According to a tweet this morning, Stellantis CEO Carlos Tavares is giving the company’s top brass at each brand a decade to justify their existence. Suddenly, it’s easy to picture some nervous auto executives dotted around the globe.
This isn’t the first time Tavares has stated that all Stellantis brands will be given a chance, but this occasion seems the first to publicly put a timeline on the table. The tweet comes from CNBC automotive reporter Michael Wayland.
.@Stellantis CEO Carlos Tavares says he’s giving his brand execs a 10-year window to prove their worth. He says all 14 brands (Abarth, Alfa Romeo, Chrysler, Citroën, Dodge, DS, Fiat, Jeep, Lancia, Maserati, Opel, Peugeot, Ram and Vauxhall) are being “given a chance.”
— Michael Wayland (@MikeWayland) May 12, 2021
The merger of FCA and PSA into Stellantis created a rather large entity. Across 14 different brands, the conglomerate’s automotive offerings run the gamut: Old to new, flop to successful, European to American. At the end of this 10-year timeline, surely there won’t still be 14 brands in the company’s portfolio. Let’s do some consolidation consideration and critical thinking:
There’s more than one ailing brand in this group. Alfa Romeo is a money pit presently; their products continually fail to revive the brand that’s been ailing since circa 1990. Nor can the brand seem to catch any footing in North America. Lancia is almost a non-entity, with its only offering a decade-old Ypsilon (reworked Fiat 500). Fiat and its easy money Abarth versions are necessary for the European market but have not done well in North America generally. Maserati is in a slightly better position than Alfa, and with its luxury branding can reach higher in the marketplace than Alfa ever will.
Outcome: Lancia dies, Alfa and Maserati play off one another, with Alfa continually playing second fiddle to Maserati. Fiat stays the course, its new product gains French parts sharing. Fiat leaves North America.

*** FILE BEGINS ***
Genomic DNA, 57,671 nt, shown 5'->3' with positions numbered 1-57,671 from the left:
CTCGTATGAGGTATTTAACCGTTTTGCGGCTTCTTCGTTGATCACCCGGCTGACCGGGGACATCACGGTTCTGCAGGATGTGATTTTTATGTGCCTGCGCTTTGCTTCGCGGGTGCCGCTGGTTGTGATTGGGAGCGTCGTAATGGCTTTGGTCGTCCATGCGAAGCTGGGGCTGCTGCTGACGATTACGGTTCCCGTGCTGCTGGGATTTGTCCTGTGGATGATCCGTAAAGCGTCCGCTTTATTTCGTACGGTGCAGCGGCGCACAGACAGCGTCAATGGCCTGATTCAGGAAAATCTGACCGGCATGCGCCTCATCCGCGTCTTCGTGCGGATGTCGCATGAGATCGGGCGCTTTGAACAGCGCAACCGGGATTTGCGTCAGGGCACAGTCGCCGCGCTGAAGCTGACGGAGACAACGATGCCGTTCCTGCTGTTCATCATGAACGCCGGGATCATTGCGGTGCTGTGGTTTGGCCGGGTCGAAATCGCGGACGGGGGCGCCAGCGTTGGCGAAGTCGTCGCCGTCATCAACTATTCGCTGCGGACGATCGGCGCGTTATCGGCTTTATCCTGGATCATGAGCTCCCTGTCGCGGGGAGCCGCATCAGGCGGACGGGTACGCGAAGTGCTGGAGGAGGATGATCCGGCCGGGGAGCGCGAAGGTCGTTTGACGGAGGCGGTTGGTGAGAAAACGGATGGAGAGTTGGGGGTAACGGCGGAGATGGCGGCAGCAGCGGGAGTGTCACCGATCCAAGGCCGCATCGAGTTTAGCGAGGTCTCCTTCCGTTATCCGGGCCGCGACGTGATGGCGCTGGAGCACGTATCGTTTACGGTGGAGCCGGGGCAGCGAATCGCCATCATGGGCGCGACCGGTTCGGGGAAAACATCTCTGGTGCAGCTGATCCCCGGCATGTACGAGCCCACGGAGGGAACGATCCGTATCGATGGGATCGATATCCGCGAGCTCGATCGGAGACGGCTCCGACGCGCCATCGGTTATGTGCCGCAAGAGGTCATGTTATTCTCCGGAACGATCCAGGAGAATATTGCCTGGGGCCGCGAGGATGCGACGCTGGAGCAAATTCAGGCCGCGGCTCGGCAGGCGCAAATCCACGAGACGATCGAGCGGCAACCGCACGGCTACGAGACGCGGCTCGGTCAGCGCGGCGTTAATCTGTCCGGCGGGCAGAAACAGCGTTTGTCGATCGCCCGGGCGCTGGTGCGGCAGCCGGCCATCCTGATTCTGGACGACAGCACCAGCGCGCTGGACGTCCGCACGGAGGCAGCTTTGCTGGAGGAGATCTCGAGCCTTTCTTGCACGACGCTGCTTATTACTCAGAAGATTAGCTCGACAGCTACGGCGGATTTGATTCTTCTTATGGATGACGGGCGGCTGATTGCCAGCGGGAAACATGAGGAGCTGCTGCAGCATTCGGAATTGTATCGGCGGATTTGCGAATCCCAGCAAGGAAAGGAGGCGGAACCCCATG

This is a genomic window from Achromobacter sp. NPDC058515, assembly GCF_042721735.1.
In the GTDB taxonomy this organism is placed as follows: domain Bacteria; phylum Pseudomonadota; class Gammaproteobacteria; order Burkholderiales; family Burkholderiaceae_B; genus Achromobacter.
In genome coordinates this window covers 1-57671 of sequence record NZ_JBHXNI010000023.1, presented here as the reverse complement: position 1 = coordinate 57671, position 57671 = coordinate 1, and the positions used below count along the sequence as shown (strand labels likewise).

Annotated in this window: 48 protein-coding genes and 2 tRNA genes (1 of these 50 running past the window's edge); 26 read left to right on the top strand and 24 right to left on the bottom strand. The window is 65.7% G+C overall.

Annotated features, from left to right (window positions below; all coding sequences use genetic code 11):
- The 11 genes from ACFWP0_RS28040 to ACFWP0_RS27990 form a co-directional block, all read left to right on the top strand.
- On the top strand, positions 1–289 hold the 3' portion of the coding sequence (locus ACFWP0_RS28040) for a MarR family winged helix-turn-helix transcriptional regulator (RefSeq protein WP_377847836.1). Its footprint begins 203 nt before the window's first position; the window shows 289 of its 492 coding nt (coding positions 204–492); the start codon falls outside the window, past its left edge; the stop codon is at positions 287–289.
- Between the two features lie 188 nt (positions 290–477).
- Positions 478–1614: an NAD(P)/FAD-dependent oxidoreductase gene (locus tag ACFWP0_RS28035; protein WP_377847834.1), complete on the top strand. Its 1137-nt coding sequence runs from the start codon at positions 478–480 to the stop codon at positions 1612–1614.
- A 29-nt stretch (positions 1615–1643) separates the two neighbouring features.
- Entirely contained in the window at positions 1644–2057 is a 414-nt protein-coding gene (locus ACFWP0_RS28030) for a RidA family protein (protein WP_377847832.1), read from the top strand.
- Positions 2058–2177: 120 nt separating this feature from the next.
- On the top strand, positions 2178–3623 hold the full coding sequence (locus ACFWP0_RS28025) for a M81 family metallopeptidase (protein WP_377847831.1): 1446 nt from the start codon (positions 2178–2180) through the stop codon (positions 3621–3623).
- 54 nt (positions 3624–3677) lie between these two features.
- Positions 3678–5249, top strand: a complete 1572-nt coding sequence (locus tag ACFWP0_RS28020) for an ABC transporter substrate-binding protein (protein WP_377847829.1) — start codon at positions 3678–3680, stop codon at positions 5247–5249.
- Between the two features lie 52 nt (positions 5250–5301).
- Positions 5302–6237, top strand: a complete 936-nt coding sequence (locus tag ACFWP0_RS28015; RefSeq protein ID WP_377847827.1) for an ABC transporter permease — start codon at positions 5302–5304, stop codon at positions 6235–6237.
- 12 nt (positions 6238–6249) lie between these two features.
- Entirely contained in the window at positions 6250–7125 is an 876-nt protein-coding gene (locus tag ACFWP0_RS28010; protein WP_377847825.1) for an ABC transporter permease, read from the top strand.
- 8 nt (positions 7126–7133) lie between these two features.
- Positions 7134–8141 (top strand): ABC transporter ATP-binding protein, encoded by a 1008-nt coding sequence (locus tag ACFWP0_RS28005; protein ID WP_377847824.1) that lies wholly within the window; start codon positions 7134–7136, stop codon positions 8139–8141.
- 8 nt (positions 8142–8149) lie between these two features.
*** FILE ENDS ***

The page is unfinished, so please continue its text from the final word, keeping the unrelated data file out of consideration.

No problem proving the worth of RAM or Jeep. Both brands are a money machine in North America and are substantial enough to make their case even when they don’t really play in other markets. Chrysler and Dodge have some work to do. Chrysler has the 300 and Pacifica, and Dodge has Charger, Challenger, and Durango. Journey and Grand Caravan are dead. Aside from Pacifica, all of these things are very aged and overdue for replacement.
Outcome: Jeep and RAM stay the course, as does Chrysler with its Pacifica. Dodge is killed, and Chrysler picks up reworked Peugeot models in a “Let’s see how this goes,” sort of fashion.
All three French brands (well, two and a half) can coexist, and Stellantis ownership means one or two will likely make a go of it (again) in the North American market. While that’s unlikely to succeed in any meaningful way, it will provide a lot of journalists exciting French car content.
Outcome: All three French brands live on, with their continual parts and platform sharing. Brief limited forays into North America are not long-lived. They may pitch Citroën more toward rugged CUV-loving Americans, and Peugeot or DS against near-premium competition like Acura.
These two are interesting. Opel and it’s UK market brand Vauxhall were formerly General Motors brands, and their current lineup utilizes GM platforms. GM used Opel to provide German-sourced Buicks that Americans didn’t buy (and the Catera before them), built at the German Opel factory (which at the end was owned by Peugeot). Said Opel factory is already building DS vehicles.
Outcome: Opel and Vauxhall become Citroën-sourced brands for the European market, after the current crop of GM-designed Opel vehicles runs to completion. Their lineups are smaller and perhaps focused on EV, so as not to overlap with Stellantis’ French brands.
And there we have it, entirely nonscientific predictions by yours truly. Care to disagree?
[Images: Stellantis, FCA, PSA, GM]